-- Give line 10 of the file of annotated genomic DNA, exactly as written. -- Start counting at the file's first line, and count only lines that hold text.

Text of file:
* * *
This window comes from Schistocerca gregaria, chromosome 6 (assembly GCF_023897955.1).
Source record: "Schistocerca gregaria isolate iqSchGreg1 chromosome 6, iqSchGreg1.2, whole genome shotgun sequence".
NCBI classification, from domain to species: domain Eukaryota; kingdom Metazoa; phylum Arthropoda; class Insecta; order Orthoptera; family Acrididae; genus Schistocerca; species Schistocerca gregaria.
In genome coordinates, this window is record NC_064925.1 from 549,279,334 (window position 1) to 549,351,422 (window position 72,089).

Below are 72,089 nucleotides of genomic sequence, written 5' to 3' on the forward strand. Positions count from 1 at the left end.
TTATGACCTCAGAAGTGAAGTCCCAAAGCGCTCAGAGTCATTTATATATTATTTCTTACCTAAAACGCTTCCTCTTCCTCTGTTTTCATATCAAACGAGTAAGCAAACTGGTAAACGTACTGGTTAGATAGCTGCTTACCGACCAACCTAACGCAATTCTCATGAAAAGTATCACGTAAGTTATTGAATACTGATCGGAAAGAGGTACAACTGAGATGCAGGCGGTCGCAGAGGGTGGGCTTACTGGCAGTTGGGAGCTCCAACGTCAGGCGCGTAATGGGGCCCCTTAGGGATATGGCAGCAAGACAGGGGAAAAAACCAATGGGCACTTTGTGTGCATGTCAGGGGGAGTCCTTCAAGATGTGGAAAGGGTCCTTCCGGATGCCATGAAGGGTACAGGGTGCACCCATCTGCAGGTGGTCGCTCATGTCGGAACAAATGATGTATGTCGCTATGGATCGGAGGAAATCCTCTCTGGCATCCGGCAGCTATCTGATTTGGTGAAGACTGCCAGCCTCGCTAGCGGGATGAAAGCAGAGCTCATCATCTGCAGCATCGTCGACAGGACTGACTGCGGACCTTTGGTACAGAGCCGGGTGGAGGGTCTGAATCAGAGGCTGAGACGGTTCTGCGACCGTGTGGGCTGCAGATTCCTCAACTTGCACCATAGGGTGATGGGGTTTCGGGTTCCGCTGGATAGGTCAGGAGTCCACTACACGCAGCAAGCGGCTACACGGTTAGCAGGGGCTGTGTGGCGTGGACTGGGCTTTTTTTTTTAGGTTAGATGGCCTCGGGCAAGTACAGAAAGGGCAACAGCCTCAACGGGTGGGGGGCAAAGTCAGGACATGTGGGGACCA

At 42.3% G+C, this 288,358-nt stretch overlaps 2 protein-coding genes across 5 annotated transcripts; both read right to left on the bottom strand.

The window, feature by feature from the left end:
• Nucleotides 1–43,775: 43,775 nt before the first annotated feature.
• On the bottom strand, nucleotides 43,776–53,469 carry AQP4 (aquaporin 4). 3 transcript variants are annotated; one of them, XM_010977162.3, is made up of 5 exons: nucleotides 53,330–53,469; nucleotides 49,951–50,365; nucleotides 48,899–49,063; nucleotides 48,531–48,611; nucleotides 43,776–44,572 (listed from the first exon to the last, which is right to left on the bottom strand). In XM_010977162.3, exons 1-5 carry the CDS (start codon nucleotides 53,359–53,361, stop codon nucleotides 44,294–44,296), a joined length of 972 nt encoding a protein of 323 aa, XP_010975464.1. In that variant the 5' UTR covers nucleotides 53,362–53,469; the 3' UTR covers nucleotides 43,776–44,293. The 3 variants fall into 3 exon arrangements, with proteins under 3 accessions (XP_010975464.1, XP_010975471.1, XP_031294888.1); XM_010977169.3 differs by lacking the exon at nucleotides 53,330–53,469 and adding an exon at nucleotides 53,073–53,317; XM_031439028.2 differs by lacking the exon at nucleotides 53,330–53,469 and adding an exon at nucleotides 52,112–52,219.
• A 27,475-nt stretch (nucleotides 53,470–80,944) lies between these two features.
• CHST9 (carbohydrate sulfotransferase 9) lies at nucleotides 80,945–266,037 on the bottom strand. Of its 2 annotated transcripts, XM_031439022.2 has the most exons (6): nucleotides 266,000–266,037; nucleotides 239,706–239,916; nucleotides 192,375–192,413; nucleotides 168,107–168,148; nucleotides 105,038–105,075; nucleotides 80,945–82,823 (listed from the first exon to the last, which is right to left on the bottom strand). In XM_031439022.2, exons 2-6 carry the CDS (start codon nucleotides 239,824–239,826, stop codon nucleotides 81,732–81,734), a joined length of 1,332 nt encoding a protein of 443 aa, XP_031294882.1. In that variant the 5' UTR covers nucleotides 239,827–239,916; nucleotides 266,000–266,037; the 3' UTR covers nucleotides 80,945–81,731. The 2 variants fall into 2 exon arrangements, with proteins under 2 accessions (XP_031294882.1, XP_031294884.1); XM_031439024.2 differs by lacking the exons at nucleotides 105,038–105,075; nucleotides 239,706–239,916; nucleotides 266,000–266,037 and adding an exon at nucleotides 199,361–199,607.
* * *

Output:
• On the bottom strand, nucleotides 43,776–53,469 carry AQP4 (aquaporin 4). 3 transcript variants are annotated; one of them, XM_010977162.3, is made up of 5 exons: nucleotides 53,330–53,469; nucleotides 49,951–50,365; nucleotides 48,899–49,063; nucleotides 48,531–48,611; nucleotides 43,776–44,572 (listed from the first exon to the last, which is right to left on the bottom strand). In XM_010977162.3, exons 1-5 carry the CDS (start codon nucleotides 53,359–53,361, stop codon nucleotides 44,294–44,296), a joined length of 972 nt encoding a protein of 323 aa, XP_010975464.1. In that variant the 5' UTR covers nucleotides 53,362–53,469; the 3' UTR covers nucleotides 43,776–44,293. The 3 variants fall into 3 exon arrangements, with proteins under 3 accessions (XP_010975464.1, XP_010975471.1, XP_031294888.1); XM_010977169.3 differs by lacking the exon at nucleotides 53,330–53,469 and adding an exon at nucleotides 53,073–53,317; XM_031439028.2 differs by lacking the exon at nucleotides 53,330–53,469 and adding an exon at nucleotides 52,112–52,219.